As part of one of our recent ForgeFriday efforts we released a new module puppetversion with the purpose of managing the installation and upgrade of Puppet in a platform agnostic way.

This should be a very straightforward task to complete because this is one of the core resources that Puppet manages - the upgrading of packages. With that in mind, putting package { ‘puppet’: ensure => $version } in one of our base profiles would be all that was needed but alas it was not. In this blog I want to take you through the history, the bugs, the platforms and the edge-cases that make performing an in-place upgrade of Puppet a more complex task that it ought to be.


Like many, Ubuntu is our Debian derivative of choice for much of our newer production infrastructure. Debian, has the apt package management system and PuppetLabs provide the required deb packages as well as hosting their own apt repository to point our systems to. The main point of package management systems is that they take care of the dependency hell and the awkward upgrade paths all from within the confines of the package itself, and that is what happens with the PuppetLabs packages - great.

The problem that we had in some of our systems was that they had been built without the PuppetLabs apt repository. This means that they picked up a slightly older version of the Puppet packages from the main Ubuntu distribution repositories and didn’t have access to the newer versions of the Puppet packages. Ok, so we solved that with the following code:

exec { 'rm_duplicate_puppet_source':
  path    => '/usr/local/bin:/bin:/usr/bin',
  command => 'sed -i \'s:deb\ http\:\/\/\/ precise main::\' /etc/apt/sources.list',
  onlyif  => 'grep \'deb precise main\' /etc/apt/sources.list',

apt::source { 'puppetlabs':
  location    => '',
  repos       => 'main dependencies',
  key         => '4BD6EC30',
  key_content => template('puppetversion/puppetlabs.gpg'),
  require     => Exec['rm_duplicate_puppet_source']

We’re making use of the puppetlabs/apt module here. This removes the old reference and adding in the new apt source. Then we just add the package and ensure the version we’re upgrading. Perfect.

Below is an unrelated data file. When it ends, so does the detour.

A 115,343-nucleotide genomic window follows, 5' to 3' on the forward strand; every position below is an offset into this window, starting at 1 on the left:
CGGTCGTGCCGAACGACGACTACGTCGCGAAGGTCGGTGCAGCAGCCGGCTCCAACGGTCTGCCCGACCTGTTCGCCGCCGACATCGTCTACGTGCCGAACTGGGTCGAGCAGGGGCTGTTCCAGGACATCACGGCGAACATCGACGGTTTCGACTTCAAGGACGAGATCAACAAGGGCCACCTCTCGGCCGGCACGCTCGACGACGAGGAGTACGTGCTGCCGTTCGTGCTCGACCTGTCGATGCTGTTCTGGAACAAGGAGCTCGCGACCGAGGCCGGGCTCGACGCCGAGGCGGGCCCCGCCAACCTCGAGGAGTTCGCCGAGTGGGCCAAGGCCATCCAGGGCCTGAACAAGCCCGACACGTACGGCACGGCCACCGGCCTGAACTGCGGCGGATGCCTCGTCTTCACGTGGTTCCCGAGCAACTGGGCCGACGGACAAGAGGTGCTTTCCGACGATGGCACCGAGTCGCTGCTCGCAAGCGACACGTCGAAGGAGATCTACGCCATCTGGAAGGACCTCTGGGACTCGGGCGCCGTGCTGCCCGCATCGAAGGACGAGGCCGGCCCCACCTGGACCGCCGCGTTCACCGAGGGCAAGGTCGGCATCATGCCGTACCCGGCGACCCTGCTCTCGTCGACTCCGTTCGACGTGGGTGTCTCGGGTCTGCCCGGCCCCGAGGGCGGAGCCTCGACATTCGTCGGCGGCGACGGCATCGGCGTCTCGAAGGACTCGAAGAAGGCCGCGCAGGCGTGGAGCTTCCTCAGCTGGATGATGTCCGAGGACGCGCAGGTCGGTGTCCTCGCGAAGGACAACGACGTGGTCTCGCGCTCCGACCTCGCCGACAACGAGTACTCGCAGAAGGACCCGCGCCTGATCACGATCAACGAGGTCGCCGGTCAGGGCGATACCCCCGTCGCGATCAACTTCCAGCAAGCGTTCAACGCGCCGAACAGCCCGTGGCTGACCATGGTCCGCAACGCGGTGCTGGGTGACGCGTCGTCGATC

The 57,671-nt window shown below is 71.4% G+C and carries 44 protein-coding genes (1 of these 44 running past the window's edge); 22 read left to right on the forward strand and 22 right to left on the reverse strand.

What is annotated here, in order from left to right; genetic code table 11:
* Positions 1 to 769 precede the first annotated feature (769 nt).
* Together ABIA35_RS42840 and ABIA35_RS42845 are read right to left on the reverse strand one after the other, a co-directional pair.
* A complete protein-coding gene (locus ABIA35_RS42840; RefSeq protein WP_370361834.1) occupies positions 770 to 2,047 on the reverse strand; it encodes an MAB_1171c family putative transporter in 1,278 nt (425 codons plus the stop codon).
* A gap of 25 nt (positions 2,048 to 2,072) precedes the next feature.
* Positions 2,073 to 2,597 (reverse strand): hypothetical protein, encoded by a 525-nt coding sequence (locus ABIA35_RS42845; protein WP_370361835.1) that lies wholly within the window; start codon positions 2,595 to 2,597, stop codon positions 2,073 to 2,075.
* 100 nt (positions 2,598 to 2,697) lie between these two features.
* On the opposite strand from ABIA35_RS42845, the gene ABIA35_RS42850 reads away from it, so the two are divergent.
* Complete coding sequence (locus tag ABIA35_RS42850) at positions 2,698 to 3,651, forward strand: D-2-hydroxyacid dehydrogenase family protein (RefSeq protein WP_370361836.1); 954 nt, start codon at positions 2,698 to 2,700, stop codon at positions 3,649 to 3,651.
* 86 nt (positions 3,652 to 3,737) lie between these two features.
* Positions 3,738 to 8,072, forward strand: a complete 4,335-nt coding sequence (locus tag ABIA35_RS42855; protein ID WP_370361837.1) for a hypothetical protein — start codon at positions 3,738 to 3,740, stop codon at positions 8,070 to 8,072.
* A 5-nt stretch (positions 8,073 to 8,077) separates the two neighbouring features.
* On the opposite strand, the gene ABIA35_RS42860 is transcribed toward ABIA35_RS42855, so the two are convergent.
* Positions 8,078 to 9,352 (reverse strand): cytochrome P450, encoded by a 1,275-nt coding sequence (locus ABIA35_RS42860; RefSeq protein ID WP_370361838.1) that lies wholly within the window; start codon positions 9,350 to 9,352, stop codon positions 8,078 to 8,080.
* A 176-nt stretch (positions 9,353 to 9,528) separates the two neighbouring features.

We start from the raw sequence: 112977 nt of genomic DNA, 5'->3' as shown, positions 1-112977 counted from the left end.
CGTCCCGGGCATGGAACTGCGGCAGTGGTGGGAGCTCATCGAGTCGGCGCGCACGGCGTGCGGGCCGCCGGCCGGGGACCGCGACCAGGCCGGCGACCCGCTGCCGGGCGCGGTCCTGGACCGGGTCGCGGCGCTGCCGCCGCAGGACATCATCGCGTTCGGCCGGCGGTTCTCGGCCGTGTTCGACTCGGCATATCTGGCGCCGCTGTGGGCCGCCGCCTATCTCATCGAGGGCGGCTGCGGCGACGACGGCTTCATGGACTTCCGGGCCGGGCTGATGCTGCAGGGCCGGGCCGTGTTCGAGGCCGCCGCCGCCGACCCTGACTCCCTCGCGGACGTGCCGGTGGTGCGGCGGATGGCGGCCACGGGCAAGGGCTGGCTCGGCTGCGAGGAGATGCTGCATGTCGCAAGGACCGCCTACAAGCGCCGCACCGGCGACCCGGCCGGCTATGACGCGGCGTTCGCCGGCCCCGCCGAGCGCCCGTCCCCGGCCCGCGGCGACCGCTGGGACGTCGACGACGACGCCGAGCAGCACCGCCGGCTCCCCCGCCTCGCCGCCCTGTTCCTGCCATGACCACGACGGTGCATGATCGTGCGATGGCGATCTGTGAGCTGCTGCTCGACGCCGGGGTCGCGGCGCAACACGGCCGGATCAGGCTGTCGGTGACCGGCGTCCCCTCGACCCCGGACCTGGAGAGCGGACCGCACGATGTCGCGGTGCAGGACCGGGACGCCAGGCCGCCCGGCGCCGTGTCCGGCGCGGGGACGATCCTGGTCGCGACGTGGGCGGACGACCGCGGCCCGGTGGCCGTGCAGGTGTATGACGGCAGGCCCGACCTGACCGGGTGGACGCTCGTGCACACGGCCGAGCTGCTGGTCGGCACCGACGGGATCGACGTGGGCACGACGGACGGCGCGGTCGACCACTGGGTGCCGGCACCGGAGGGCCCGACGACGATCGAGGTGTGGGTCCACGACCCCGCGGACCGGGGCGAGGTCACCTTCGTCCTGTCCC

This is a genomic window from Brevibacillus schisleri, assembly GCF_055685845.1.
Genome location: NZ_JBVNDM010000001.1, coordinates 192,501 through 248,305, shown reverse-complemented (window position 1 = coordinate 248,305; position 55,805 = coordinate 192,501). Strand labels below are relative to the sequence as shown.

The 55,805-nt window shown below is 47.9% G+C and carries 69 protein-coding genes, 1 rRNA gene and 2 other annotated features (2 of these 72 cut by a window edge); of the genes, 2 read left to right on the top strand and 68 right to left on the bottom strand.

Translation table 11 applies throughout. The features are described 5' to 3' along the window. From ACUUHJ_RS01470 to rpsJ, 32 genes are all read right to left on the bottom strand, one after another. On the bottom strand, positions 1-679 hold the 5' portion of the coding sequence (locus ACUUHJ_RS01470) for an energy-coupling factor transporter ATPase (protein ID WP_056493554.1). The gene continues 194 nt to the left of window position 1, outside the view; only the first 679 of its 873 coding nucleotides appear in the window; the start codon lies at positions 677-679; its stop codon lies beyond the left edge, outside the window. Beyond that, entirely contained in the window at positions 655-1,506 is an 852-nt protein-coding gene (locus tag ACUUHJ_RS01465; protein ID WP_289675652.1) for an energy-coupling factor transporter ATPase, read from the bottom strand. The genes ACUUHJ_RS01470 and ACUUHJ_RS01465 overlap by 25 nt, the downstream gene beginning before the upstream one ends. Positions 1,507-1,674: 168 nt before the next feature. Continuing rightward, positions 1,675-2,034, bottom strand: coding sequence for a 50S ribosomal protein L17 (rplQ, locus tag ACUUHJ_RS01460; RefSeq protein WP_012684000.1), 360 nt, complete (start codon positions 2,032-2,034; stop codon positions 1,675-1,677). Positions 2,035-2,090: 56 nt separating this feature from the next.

Same problem different OS family - this time we had some older CentOS machines that needed fixing. Thankfully there is also a module stahnma/puppetlabs_yum for the yum repositories. Add that in, add the package resource and start upgrading. Phew! This seems like it’s getting easier.


Many of you will be following the work of OpenTable closely because of our work with Puppet on Windows. We have a pretty large Windows infrastructure, with a wide range of client and server versions deployed ranging from 2012 R2 all the way back to the historic times of 2003. Windows also has its own package format, the msi, and PuppetLabs also provides all versions of Puppet packaged as msi files.

This is where it gets a little tricky. The big problem we had was that the Windows provider, prior to 3.4.0 was not versionable (issues/21133) that means that package { ‘puppet’: ensure => installed } would work but package { ‘puppet’: ensure => $version } would not - the exact thing we were trying to do! The only way to resolve that problem is to uninstall and reinstall the package with the correct version.

Now there are a lot of problems with the uninstall/reinstall approach. Firstly we had to script the process because Windows only allows one installer to run at any one time meaning that you had to wait for the uninstall to finish before that subsequent install takes place. Secondly we have to deal with Puppet runs and make sure that when the upgrade script runs that we wait for any active Puppet runs to complete before trying to uninstall Puppet. Next we have to trigger our script using a scheduled task.

Our experience with scheduled tasks has been painful. We attempted using the scheduled_task resource type but soon realised that this wasn’t going to work for us. The resource type is good if you want to create a task to run at a fixed point in time but there is no way to provide a relative time e.g. “in five mins from now”. Also on occasion the task would not run or would silently fail - this was almost certainly due to another Puppet issue we discovered (PUP-1368). Without being able to use the scheduled task resource we were again back in the land of Powershell using a script to create the scheduled task that would call our upgrade script.

So if you’re keeping up we now have something like this:

Puppet -> calls script to create scheduled task -> scheduled task calls upgrade script -> upgrade script upgrade Puppet and triggers next Puppet run -> Puppet

Nice little cycle there, but it works.

One final issue worth mentioning is that for Windows 2003 servers you’ll need to actually have Powershell installed. Luckily, we also have a module for that dcharleston/powershell


Well we’ve discussed some of the pain points, and we’ve discussed them in detail with PuppetLabs themselves. The advice here is to upgrade to Puppet 3.4.3 as soon as you can as many of these issues are resolved in that version. For those of you not on that version yet then we have you covered with our puppetversion module.